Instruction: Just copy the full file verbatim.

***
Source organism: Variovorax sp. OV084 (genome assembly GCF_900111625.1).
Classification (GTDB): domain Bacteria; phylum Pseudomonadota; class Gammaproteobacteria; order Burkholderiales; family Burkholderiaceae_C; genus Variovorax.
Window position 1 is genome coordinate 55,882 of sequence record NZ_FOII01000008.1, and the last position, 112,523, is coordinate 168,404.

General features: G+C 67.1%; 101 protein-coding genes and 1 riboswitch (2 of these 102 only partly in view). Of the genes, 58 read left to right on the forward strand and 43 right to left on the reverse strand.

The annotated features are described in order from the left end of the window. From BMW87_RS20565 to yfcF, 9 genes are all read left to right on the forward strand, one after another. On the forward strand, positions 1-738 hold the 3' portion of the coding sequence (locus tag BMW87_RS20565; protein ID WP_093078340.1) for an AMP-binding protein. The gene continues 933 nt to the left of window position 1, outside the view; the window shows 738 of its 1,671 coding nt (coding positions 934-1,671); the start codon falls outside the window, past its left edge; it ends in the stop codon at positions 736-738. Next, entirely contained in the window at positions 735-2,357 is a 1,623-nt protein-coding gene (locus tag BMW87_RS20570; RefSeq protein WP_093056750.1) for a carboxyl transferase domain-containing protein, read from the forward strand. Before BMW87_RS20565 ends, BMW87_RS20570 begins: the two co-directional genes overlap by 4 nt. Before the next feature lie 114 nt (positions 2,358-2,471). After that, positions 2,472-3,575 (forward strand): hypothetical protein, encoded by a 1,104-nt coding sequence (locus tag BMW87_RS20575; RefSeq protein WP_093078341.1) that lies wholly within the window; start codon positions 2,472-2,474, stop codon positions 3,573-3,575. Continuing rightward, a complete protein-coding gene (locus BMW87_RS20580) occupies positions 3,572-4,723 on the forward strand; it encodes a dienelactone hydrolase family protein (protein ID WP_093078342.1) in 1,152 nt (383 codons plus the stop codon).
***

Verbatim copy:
Source organism: Variovorax sp. OV084 (genome assembly GCF_900111625.1).
Classification (GTDB): domain Bacteria; phylum Pseudomonadota; class Gammaproteobacteria; order Burkholderiales; family Burkholderiaceae_C; genus Variovorax.
Window position 1 is genome coordinate 55,882 of sequence record NZ_FOII01000008.1, and the last position, 112,523, is coordinate 168,404.

General features: G+C 67.1%; 101 protein-coding genes and 1 riboswitch (2 of these 102 only partly in view). Of the genes, 58 read left to right on the forward strand and 43 right to left on the reverse strand.

The annotated features are described in order from the left end of the window. From BMW87_RS20565 to yfcF, 9 genes are all read left to right on the forward strand, one after another. On the forward strand, positions 1-738 hold the 3' portion of the coding sequence (locus tag BMW87_RS20565; protein ID WP_093078340.1) for an AMP-binding protein. The gene continues 933 nt to the left of window position 1, outside the view; the window shows 738 of its 1,671 coding nt (coding positions 934-1,671); the start codon falls outside the window, past its left edge; it ends in the stop codon at positions 736-738. Next, entirely contained in the window at positions 735-2,357 is a 1,623-nt protein-coding gene (locus tag BMW87_RS20570; RefSeq protein WP_093056750.1) for a carboxyl transferase domain-containing protein, read from the forward strand. Before BMW87_RS20565 ends, BMW87_RS20570 begins: the two co-directional genes overlap by 4 nt. Before the next feature lie 114 nt (positions 2,358-2,471). After that, positions 2,472-3,575 (forward strand): hypothetical protein, encoded by a 1,104-nt coding sequence (locus tag BMW87_RS20575; RefSeq protein WP_093078341.1) that lies wholly within the window; start codon positions 2,472-2,474, stop codon positions 3,573-3,575. Continuing rightward, a complete protein-coding gene (locus BMW87_RS20580) occupies positions 3,572-4,723 on the forward strand; it encodes a dienelactone hydrolase family protein (protein ID WP_093078342.1) in 1,152 nt (383 codons plus the stop codon).